7

Dropping multiple KEYS in a table is a preferred option or one by one is preferred?

“DROP KEY A,DROP KEY B,DROP KEY C"

For more 900 million records in the table.

How does it work internally?

2
  • Is the table MyISAM or InnoDB ? Jan 2, 2015 at 18:16
  • 1
    innodb. I'm going for pt-osc multiple drop together.
    – Mannoj
    Jan 2, 2015 at 18:17

1 Answer 1

10

Dropping multiple indexes all in one SQL command is way better. Why ?

SCENARIO #1

ALTER TABLE mytable DROP INDEX ndx1;
ALTER TABLE mytable DROP INDEX ndx2;
ALTER TABLE mytable DROP INDEX ndx3;

This is what would happen

  • Creates an empty temp table
  • Removes the index from the empty temp table
  • Copies the data into the temp table
  • Swaps temp table with original table
  • Drops original table

In #SCENARIO #1, this would happen three times.

SCENARIO #2

ALTER TABLE mytable
    DROP INDEX ndx1,
    DROP INDEX ndx2,
    DROP INDEX ndx3
;

Would you believe MySQL used to do this transformation 3 times back in 2006 under MySQL 4.1 ? In other words, SCENARIO #2 would be handled like SCENARIO #1. I actually wrote a post in the MySQL AB General Discussion Forum requesting this be changed (Why does mysql drop index very very slow in a large table?).

Someone asked in the DBA StackExchange if MySQL still did this. I wrote a post here saying this is no longer the case (Does MySQL still handle indexes in this way?) and that question references my original MySQL AB post.

What MySQL does today is this:

  • Creates a temp table
  • Runs the 3 ALTER TABLE commands against the empty temp table
  • Copies the data into the temp table ONCE
  • Swaps temp table with original table
  • Drops original table

Therefore, you can trust that MySQL will do the right thing today.

Your should go with SCENARIO #2.

GIVE IT A TRY !!!

UPDATE 2015-01-02 13:06 EST

You just asked

What will happen to new operations to the table? Where will new records gets stored at the time of copying? Would it take table lock or metadata lock ?

The table will be locked the entire time. Of course, SCENARIO #1 will be locked three times as long as SCENARIO #2. If you cannot take downtime for this, you only have one option : pt-online-schema-change. All your INSERTs, UPDATEs, and DELETEs will be handled properly during the change.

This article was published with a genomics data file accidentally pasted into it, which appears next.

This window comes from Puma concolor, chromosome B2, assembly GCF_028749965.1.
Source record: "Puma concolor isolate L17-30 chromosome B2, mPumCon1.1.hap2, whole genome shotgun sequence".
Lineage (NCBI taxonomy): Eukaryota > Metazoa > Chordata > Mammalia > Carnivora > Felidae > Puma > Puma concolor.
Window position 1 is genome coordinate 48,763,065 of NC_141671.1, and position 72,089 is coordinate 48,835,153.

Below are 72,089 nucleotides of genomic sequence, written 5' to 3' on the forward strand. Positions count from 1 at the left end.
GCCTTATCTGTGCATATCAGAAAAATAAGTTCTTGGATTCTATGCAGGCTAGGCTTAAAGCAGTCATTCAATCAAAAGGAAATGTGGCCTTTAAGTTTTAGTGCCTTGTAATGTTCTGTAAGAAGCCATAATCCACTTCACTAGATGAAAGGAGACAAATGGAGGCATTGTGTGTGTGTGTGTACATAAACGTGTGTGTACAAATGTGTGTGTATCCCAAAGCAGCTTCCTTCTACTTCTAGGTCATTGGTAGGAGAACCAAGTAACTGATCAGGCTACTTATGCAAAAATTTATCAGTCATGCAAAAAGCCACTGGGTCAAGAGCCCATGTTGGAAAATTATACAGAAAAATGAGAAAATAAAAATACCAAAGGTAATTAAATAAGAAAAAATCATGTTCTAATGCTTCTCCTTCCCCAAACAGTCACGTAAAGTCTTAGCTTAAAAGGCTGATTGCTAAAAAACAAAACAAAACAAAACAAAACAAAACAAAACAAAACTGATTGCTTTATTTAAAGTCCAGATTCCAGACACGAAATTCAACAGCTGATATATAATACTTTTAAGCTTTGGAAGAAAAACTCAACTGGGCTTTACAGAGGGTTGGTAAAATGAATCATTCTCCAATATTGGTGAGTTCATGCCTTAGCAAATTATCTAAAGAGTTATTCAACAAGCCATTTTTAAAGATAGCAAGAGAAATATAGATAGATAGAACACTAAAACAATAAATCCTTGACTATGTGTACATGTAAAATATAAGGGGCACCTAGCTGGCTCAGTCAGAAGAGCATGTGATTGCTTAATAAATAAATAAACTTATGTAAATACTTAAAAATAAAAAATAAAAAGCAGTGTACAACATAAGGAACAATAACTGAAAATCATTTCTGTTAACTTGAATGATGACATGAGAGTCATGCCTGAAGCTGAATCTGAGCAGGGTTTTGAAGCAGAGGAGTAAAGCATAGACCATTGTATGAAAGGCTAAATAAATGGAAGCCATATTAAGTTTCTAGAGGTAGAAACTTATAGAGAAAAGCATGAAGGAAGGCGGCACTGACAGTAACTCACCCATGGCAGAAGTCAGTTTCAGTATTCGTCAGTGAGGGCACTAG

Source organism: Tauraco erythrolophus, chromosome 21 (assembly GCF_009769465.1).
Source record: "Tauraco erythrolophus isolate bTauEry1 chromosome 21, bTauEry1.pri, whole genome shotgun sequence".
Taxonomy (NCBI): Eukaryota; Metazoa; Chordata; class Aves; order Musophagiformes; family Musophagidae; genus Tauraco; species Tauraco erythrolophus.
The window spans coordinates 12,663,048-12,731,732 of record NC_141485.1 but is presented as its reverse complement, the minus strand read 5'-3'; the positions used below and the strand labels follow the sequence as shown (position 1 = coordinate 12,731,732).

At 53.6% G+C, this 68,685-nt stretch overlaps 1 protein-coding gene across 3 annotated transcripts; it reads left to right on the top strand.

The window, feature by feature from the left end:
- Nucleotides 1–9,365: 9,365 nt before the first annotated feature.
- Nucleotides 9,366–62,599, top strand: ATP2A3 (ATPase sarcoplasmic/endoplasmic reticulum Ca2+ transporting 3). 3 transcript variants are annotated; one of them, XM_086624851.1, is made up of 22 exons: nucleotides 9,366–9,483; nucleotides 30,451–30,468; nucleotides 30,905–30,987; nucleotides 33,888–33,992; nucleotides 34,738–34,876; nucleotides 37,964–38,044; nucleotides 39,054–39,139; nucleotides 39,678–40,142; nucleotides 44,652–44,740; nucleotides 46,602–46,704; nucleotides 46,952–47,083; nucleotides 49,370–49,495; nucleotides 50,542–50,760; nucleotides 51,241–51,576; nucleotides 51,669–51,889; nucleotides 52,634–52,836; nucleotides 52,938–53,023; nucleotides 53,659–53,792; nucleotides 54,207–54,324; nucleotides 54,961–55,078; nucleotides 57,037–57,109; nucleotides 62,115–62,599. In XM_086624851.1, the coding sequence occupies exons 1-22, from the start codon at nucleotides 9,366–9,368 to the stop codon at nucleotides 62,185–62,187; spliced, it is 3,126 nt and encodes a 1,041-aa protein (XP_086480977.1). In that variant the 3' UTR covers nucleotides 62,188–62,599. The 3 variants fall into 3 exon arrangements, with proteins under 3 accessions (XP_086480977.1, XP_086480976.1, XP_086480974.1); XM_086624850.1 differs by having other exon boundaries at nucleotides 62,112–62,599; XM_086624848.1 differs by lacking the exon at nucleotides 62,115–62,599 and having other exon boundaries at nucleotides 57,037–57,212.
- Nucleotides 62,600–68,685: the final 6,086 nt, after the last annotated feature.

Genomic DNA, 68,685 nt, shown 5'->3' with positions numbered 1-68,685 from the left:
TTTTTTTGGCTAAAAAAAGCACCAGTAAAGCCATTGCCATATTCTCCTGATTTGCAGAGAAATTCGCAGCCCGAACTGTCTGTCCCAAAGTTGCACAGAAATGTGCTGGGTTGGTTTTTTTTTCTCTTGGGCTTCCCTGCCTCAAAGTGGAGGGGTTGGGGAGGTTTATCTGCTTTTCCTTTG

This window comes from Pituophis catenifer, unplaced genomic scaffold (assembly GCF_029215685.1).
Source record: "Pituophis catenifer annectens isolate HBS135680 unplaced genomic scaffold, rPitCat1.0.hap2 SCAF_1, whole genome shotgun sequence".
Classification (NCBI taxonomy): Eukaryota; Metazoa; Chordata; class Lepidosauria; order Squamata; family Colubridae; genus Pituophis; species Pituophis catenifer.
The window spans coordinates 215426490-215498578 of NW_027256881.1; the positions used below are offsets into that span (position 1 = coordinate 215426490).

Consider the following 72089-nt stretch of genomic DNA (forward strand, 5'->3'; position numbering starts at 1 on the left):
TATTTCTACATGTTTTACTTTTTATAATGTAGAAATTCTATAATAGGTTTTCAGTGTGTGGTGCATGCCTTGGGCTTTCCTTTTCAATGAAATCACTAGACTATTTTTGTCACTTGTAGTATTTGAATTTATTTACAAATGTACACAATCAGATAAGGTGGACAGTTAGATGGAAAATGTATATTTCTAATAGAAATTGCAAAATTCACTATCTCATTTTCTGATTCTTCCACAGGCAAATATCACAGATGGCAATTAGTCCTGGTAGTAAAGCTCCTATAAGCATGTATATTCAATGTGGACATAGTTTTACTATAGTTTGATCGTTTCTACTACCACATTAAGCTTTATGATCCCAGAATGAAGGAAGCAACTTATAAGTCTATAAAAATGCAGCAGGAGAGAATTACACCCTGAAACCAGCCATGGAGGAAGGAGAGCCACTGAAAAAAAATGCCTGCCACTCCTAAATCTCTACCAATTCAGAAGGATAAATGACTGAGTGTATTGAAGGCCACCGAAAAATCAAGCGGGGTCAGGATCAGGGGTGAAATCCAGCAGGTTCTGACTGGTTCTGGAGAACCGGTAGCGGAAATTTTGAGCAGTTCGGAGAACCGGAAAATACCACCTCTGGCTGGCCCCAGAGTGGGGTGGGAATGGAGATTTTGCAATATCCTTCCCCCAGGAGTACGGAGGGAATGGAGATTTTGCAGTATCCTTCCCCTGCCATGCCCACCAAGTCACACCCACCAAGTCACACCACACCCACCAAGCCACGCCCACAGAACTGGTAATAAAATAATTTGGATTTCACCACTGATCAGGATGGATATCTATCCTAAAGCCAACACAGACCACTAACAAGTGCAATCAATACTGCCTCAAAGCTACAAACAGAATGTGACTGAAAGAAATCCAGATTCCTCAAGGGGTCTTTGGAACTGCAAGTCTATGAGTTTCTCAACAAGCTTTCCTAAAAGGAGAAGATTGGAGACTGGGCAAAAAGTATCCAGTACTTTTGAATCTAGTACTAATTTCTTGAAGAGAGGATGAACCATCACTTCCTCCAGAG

UPDATE 2015-01-03 08:33 EST

@eroomydna just posted a comment.

@rolando, had you considered the effect of dev.mysql.com/doc/refman/5.5/en/innodb-create-index.html and is default on 5.6. Table should not be rebuilt with the above grouped ddl. No need to use pt-osc for this operation.

@eroomydna is right to point this out. The URL he supplied gives insight into this.

For your particular question, @eroomydna says do not need pt-online-schema-change, and he is right in this instance because you are dropping three indexes. Note the Implementation Details of Fast Index Creation, Paragraph 2:

Dropping a secondary index is simple. Only the internal InnoDB system tables and the MySQL data dictionary tables are updated to reflect the fact that the index no longer exists. InnoDB returns the storage used for the index to the tablespace that contained it, so that new indexes or additional table rows can use the space.

You have a 900 million table and probably a lot of index pages for the three indexes. Dropping the index is being done in a logical manner and must invalidate all those pages to make the space reusable. This will also create lots of shared locks allowing reads and blocking writes. So, this operation should be relatively fast. How long it takes I cannot tell you. Since you said you cannot take the downtime, it could seconds, minutes, maybe even hours for a live table with lots of shared locks and blocked writes.

If you have a copy of the table on a DEV or test server, run the DROP KEY A,DROP KEY B,DROP KEY C just so you can see how fast it runs. Then, you can consider whether downtime would be worth it. Nevertheless, If you want the table live and really cannot do the downtime, you should still go with pt-online-schema-change.

As for my answer, it would apply only if

  • you drop an index and create an index with the same name
  • drop/add the PRIMARY KEY
2
  • What will happen to new operations to the table? Where will new records gets stored at the time of copying? Would it take table lock or metadata lock ?
    – Mannoj
    Jan 2, 2015 at 17:51
  • @rolando, had you considered the effect of dev.mysql.com/doc/refman/5.5/en/innodb-create-index.html and is default on 5.6. Table should not be rebuilt with the above grouped ddl. No need to use pt-osc for this operation.
    – eroomydna
    Jan 3, 2015 at 10:43

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